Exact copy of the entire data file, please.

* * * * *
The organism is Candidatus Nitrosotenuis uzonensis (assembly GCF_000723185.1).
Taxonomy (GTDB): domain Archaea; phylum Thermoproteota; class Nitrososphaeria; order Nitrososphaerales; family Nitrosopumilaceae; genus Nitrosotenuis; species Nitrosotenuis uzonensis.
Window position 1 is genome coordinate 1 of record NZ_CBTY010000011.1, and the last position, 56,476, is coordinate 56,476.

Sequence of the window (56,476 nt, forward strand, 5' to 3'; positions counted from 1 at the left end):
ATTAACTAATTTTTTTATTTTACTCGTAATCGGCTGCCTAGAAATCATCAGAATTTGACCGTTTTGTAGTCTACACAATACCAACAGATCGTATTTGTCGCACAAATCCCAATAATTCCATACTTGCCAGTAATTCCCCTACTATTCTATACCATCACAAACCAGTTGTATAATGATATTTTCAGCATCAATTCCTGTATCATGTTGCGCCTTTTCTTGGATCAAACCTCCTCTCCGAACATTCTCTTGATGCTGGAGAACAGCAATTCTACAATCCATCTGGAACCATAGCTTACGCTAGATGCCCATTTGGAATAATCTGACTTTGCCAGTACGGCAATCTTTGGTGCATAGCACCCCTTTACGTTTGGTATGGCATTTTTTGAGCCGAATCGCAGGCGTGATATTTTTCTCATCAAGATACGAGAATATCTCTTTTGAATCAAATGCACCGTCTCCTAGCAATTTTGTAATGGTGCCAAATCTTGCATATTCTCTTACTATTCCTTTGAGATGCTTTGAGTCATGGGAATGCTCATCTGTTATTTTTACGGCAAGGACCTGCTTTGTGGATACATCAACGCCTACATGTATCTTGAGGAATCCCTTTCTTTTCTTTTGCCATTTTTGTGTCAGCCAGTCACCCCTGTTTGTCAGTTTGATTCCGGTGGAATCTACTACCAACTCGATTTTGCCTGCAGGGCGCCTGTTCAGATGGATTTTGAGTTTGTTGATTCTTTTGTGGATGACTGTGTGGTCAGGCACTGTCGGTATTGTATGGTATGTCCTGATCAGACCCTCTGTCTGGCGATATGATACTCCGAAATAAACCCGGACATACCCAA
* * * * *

The organism is Candidatus Nitrosotenuis uzonensis (assembly GCF_000723185.1).
Taxonomy (GTDB): domain Archaea; phylum Thermoproteota; class Nitrososphaeria; order Nitrososphaerales; family Nitrosopumilaceae; genus Nitrosotenuis; species Nitrosotenuis uzonensis.
Window position 1 is genome coordinate 1 of record NZ_CBTY010000011.1, and the last position, 56,476, is coordinate 56,476.

Sequence of the window (56,476 nt, forward strand, 5' to 3'; positions counted from 1 at the left end):
ATTAACTAATTTTTTTATTTTACTCGTAATCGGCTGCCTAGAAATCATCAGAATTTGACCGTTTTGTAGTCTACACAATACCAACAGATCGTATTTGTCGCACAAATCCCAATAATTCCATACTTGCCAGTAATTCCCCTACTATTCTATACCATCACAAACCAGTTGTATAATGATATTTTCAGCATCAATTCCTGTATCATGTTGCGCCTTTTCTTGGATCAAACCTCCTCTCCGAACATTCTCTTGATGCTGGAGAACAGCAATTCTACAATCCATCTGGAACCATAGCTTACGCTAGATGCCCATTTGGAATAATCTGACTTTGCCAGTACGGCAATCTTTGGTGCATAGCACCCCTTTACGTTTGGTATGGCATTTTTTGAGCCGAATCGCAGGCGTGATATTTTTCTCATCAAGATACGAGAATATCTCTTTTGAATCAAATGCACCGTCTCCTAGCAATTTTGTAATGGTGCCAAATCTTGCATATTCTCTTACTATTCCTTTGAGATGCTTTGAGTCATGGGAATGCTCATCTGTTATTTTTACGGCAAGGACCTGCTTTGTGGATACATCAACGCCTACATGTATCTTGAGGAATCCCTTTCTTTTCTTTTGCCATTTTTGTGTCAGCCAGTCACCCCTGTTTGTCAGTTTGATTCCGGTGGAATCTACTACCAACTCGATTTTGCCTGCAGGGCGCCTGTTCAGATGGATTTTGAGTTTGTTGATTCTTTTGTGGATGACTGTGTGGTCAGGCACTGTCGGTATTGTATGGTATGTCCTGATCAGACCCTCTGTCTGGCGATATGATACTCCGAAATAAACCCGGACATACCCAA